Following a collision between two trains, it has been announced that the route through Salisbury will reopen on Tuesday 16 November.
The accident, between a SWR train and a GWR train, occurred on Sunday 31 October. It blocked the line just outside the Fisherton Tunnel, where routes from London and Southampton merge on their way into Salisbury.
Consequently, the line between Salisbury and Andover has been blocked, with SWR and GWR providing alternative travel arrangements through diversions or rail replacement services.
Work will be finished on the Monday after two weeks of the line being closed. During that day, Network Rail will use its rail head treatment trains to jet wash the tracks free of any debris or leaf mulch. A series of test trains will also run on the new infrastructure to make sure it is operating correctly before passenger services begin on Tuesday morning.
Mark Killick, Network Rail’s route director for Wessex, said: “I really appreciate how patient everyone has been with us over the past week and a half, from customers who have had their journeys disrupted, to our neighbours who have had cranes outside their houses, London Road closed for a period, and people working 24 hours a day to repair the railway right in the middle of their neighbourhood.
“That work is going to continue until Monday, as we finish replacing damaged equipment and making sure the railway is fit for action again.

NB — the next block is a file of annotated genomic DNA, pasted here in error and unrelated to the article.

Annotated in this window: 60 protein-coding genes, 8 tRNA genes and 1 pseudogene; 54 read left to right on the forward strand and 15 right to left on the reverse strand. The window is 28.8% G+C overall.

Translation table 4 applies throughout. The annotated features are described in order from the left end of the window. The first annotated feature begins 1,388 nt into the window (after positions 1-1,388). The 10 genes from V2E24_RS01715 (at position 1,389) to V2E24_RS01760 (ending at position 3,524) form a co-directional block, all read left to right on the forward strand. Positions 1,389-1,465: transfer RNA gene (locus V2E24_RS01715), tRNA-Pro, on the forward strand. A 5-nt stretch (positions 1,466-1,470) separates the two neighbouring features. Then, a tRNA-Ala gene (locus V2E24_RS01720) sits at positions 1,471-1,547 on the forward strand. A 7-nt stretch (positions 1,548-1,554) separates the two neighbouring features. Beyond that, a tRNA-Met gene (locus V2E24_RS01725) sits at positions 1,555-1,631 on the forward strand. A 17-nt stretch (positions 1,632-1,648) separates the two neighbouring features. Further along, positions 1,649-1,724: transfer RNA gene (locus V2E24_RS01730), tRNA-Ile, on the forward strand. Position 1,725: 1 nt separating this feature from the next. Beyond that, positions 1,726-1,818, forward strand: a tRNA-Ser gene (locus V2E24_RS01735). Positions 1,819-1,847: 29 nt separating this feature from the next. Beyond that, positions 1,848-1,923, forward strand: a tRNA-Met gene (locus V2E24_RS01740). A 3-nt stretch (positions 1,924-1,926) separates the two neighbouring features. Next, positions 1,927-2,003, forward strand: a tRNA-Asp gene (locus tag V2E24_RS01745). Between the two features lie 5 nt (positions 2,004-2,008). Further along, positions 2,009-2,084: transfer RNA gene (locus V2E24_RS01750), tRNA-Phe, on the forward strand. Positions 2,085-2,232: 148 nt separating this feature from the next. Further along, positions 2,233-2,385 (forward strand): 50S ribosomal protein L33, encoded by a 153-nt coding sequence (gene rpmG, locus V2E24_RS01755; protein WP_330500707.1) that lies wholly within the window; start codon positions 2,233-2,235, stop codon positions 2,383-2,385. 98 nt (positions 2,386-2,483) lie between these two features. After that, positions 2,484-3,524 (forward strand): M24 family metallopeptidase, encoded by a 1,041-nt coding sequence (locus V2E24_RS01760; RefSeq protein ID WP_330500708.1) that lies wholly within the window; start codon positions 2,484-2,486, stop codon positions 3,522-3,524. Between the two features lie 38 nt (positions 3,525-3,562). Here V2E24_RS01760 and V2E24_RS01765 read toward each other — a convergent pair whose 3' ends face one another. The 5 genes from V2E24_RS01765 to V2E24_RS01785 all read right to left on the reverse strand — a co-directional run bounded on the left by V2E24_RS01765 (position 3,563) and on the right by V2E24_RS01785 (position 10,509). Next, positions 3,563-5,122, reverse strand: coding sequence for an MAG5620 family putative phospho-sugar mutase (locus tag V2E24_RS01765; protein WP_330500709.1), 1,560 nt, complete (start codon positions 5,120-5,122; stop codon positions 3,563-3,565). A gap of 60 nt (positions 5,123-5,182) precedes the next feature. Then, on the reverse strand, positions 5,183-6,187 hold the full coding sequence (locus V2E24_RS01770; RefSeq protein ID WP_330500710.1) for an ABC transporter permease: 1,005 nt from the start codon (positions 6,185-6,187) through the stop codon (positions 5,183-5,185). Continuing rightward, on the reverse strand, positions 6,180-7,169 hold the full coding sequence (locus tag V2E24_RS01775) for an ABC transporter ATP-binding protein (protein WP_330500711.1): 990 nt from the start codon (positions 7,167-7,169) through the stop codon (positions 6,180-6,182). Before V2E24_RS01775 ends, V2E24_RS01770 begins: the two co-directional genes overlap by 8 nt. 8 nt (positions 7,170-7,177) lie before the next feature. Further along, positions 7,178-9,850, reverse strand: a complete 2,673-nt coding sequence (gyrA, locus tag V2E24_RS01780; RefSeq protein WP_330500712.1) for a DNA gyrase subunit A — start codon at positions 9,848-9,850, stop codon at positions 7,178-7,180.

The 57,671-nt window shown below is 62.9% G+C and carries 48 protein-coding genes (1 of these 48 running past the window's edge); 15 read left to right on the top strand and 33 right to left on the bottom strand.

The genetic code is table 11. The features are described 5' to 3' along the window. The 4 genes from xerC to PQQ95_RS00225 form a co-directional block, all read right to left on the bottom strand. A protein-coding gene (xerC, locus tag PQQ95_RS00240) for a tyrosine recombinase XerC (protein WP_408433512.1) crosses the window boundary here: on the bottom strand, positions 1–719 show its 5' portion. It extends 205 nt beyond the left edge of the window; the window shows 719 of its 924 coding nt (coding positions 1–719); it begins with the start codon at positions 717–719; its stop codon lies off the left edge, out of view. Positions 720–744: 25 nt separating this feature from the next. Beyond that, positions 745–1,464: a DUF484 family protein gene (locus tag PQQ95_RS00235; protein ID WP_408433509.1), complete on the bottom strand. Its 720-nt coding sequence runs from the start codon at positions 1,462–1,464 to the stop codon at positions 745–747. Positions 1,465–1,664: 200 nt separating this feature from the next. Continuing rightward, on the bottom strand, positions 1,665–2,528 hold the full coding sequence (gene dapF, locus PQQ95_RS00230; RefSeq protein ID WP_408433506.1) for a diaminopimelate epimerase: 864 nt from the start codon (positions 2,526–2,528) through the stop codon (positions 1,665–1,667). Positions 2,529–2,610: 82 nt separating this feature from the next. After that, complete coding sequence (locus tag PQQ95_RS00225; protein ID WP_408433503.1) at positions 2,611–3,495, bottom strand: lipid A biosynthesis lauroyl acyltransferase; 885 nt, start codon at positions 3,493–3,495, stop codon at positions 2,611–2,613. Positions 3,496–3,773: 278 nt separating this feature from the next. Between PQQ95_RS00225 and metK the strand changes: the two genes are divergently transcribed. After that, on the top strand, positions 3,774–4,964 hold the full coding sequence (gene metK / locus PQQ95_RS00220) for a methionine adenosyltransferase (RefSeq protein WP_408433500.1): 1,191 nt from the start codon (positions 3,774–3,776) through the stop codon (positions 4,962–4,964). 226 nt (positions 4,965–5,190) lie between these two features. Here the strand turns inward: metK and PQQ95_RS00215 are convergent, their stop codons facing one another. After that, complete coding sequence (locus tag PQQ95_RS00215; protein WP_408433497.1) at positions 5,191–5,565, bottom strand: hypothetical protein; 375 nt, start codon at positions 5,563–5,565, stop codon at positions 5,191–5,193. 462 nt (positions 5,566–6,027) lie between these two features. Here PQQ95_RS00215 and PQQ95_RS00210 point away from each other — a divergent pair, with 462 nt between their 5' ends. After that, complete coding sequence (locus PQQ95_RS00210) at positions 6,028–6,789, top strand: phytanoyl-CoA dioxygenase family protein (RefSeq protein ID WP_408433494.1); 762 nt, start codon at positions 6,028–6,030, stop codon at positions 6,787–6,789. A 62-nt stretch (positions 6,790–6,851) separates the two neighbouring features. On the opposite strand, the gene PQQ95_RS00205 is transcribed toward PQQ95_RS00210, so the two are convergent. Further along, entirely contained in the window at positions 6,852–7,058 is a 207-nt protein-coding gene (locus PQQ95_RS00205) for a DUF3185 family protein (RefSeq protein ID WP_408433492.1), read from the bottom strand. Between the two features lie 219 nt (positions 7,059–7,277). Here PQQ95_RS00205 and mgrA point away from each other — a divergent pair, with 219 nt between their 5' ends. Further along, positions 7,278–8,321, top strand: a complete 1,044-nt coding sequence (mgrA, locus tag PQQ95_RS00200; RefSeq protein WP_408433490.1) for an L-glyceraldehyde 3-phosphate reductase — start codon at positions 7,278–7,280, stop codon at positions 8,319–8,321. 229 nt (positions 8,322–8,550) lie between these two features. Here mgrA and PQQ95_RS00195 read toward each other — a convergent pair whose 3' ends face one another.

“Our railway is one of the safest in the world and when a rare incident like this happens, we have to find out exactly what went wrong. That’s why we’re working closely with the Rail Accident Investigation Branch, British Transport Police and Office of Rail and Road on their investigations and we will be transparent and open with everyone when we know more about exactly what caused this.”
Mark Hopwood, Managing Director of Great Western Railway, said: “Our staff have been overwhelmed by the support shown by customers and the community over the past ten days. The incident last Sunday was challenging for everyone involved, and we are grateful for everyone’s support and patience in the days and weeks since.
“The rail industry has put every effort into reopening the railway as soon as possible, and we’re looking forward to customers returning from 16 November.”
To date, five damaged train carriages have been craned out from the accident site, which is in a cutting below the level of the surrounding area near London Road, in the Fisherton area of Salisbury. Almost 1,500 sleepers are being replaced, along with three sets of points, that allow trains to move from one track to another. In addition, 1,000 yards of new track is being laid in the tunnel.
Signalling equipment including track circuits are also being repaired, replaced and tested before the line reopens.